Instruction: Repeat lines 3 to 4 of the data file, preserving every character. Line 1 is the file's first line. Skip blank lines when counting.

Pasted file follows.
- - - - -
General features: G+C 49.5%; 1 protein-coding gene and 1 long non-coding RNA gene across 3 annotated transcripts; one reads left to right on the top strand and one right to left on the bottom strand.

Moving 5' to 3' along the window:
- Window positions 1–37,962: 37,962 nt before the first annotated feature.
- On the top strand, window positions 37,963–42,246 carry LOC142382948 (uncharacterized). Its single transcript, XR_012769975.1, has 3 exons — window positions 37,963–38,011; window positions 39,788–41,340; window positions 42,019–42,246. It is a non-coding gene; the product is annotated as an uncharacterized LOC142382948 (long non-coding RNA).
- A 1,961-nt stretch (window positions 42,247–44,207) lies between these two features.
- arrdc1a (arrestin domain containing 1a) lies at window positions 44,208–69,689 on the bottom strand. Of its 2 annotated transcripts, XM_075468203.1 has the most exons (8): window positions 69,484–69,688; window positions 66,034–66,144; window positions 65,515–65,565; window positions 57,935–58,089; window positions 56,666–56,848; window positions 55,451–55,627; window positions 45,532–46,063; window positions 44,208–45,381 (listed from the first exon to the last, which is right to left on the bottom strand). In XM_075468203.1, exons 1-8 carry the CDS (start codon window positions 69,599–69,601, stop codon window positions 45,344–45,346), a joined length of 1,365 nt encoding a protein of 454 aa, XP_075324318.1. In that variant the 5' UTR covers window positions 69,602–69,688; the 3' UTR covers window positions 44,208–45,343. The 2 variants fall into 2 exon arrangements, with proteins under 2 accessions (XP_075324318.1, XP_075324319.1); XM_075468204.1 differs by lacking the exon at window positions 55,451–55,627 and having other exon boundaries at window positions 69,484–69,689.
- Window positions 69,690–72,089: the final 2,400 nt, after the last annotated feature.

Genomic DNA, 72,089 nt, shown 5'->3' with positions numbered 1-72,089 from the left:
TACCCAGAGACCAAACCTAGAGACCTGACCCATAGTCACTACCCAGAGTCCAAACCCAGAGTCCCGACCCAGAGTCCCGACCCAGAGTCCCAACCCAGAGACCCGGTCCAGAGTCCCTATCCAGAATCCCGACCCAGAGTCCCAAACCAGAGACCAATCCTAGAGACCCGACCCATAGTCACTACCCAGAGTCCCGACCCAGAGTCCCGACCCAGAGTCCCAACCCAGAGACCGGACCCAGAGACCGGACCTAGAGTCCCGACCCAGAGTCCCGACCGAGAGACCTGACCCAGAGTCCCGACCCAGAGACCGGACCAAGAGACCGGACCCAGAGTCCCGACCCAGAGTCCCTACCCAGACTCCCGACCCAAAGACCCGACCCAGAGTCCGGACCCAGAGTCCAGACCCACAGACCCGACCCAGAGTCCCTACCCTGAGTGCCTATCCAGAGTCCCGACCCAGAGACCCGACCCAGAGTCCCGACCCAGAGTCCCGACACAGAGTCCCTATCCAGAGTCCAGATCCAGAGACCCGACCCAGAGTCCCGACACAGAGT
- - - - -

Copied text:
- Window positions 1–37,962: 37,962 nt before the first annotated feature.
- On the top strand, window positions 37,963–42,246 carry LOC142382948 (uncharacterized). Its single transcript, XR_012769975.1, has 3 exons — window positions 37,963–38,011; window positions 39,788–41,340; window positions 42,019–42,246. It is a non-coding gene; the product is annotated as an uncharacterized LOC142382948 (long non-coding RNA).